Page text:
In the beginning of the show Kristina Wong: Sweatshop Overlord, Wong gives the audience a trigger warning: “The show takes place in the pandemic.” Said by almost any other artist at this point, that statement might be met with an internal groan. After all, we’re still living in the pandemic and still deeply traumatized by the past 20 months, what insight can possibly be gained right now? But Wong’s delightful and deeply moving one-person show at New York Theatre Workshop may be just what we all need to start processing the events of the past year.
This is because Sweatshop Overlord is not just a compendium of all that was traumatic about the past 20 months. It is more specific and compelling than that. Using her off-kilter and tongue-in-cheek humor, Wong describes how she started a virtual sewing circle with women from all around the country, to make free masks for people who needed them. And it’s an indication of Wong’s sense of humor that the group name, Auntie Sewing Squad, also forms the acronym ASS.
Yet despite the light-hearted name, there is a deep importance to what ASS were doing, using what is traditionally relegated and diminished as women’s work to save the lives of strangers. What started off as a hobby to get through the early days of the pandemic became, as Wong says, a “shadow FEMA,” providing masks, and even hand sanitizer, to healthcare workers, Native American reservations, immigrant farmworkers, unhoused folks, ICE detainees, Black Lives Matter protesters, and the many other marginalized groups overlooked and ignored by the American government.
The women in (what Wong cheekily calls) her sweatshop, have sewn 350,000 masks (full disclosure: I wrote about the Auntie Sewing Squad last year). But this isn’t one of those feel-good stories about how regular people persevered despite the failures of American society, like those stories about strangers donating to people’s medical bills on Kickstarter.
The genius balance that Wong is able to achieve in Sweatshop Overlord is her ability to highlight the feel-good, human interest aspect of the Auntie Sewing Squad with a deep indictment of American society. What kind of country, Wong exclaims, makes a circus out of billionaires flying off into space, yet is unable to provide its healthcare workers and the most vulnerable among us with life-saving PPE? “Is America a banana republic disguised as a democracy?” asks Wong. The audience at New York Theatre Workshop, utterly invested in Wong’s story, answered with a resounding yes at the night I attended the show.
That is not to say that Sweatshop Overlord is a bummer (it’s more like Full Frontal with Samantha Bee rather than 60 Minutes). The set is cuddly and Sesame Street-esque, with a Hello Kitty Sewing Machine at its center and oversized sewing supplies made of felt (Junghyun Georgia Lee designed the set). Lighting designer Amith Chandrashaker skillfully transitions between the different moods of the show. And director Chay Yew makes sure that Wong’s spitfire humor lands with the audience, while allowing for moments of stillness and heart. The thrust staging, with the audiences on three sides, also makes the show feel more intimate and inviting.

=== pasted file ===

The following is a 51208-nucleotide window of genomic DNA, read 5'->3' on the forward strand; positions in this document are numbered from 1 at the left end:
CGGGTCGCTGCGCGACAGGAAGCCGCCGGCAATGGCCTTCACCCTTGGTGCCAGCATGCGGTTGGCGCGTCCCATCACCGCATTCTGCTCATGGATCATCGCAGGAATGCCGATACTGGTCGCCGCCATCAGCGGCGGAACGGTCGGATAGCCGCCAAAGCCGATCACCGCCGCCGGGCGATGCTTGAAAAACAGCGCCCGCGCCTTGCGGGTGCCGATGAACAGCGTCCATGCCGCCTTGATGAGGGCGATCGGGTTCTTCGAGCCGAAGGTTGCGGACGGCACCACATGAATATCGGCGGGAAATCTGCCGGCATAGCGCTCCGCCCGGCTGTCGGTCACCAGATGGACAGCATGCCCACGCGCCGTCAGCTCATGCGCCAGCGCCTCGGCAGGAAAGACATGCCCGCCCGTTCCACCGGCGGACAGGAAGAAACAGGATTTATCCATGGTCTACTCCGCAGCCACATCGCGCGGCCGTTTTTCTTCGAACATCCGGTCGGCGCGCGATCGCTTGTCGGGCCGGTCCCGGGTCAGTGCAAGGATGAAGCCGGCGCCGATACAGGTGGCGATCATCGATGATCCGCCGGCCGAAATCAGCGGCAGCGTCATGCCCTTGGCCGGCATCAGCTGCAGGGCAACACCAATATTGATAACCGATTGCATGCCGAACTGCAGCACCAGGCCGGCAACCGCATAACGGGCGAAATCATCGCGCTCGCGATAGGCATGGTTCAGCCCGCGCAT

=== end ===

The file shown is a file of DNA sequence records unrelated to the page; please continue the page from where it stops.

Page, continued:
Wong is an energetic and engaging performer, with an everywoman appeal (no small feat considering that, as Wong points out, an Asian face has been considered foreign and dangerous during this pandemic). When Wong describes how going outside at the height of the pandemic in 2020 felt like going into battle, and Wong is crawling on her forearms and knees as she’s saying this, the audience understands exactly what she felt. We may not have crawled on our stomach to go to the Post Office, but putting on our masks and gloves to go outside then did feel like going into a war.
There has been an overwhelming sense, as society has started to reopen again, that we are all moving too fast to put the pandemic behind us. We haven’t had the time to process, mourn, and take stock of who we have become. Sweatshop Overlord is theater at its best and most essential. It brings the audience together in conversation, giving us space to be still, and to really look inside ourselves and at the world.
The past year has highlighted how America is broken on a very deep level. But if we can all emerge from this pandemic better people, who are able to care more deeply for one another, especially for the people we have not met, then perhaps we can help make it all a little less broken.
As Wong asks the audience the end of Sweatshop Overlord, "What do you hope for as we move forward? Will you be generous in more than times of crisis?” I hope our answer is yes.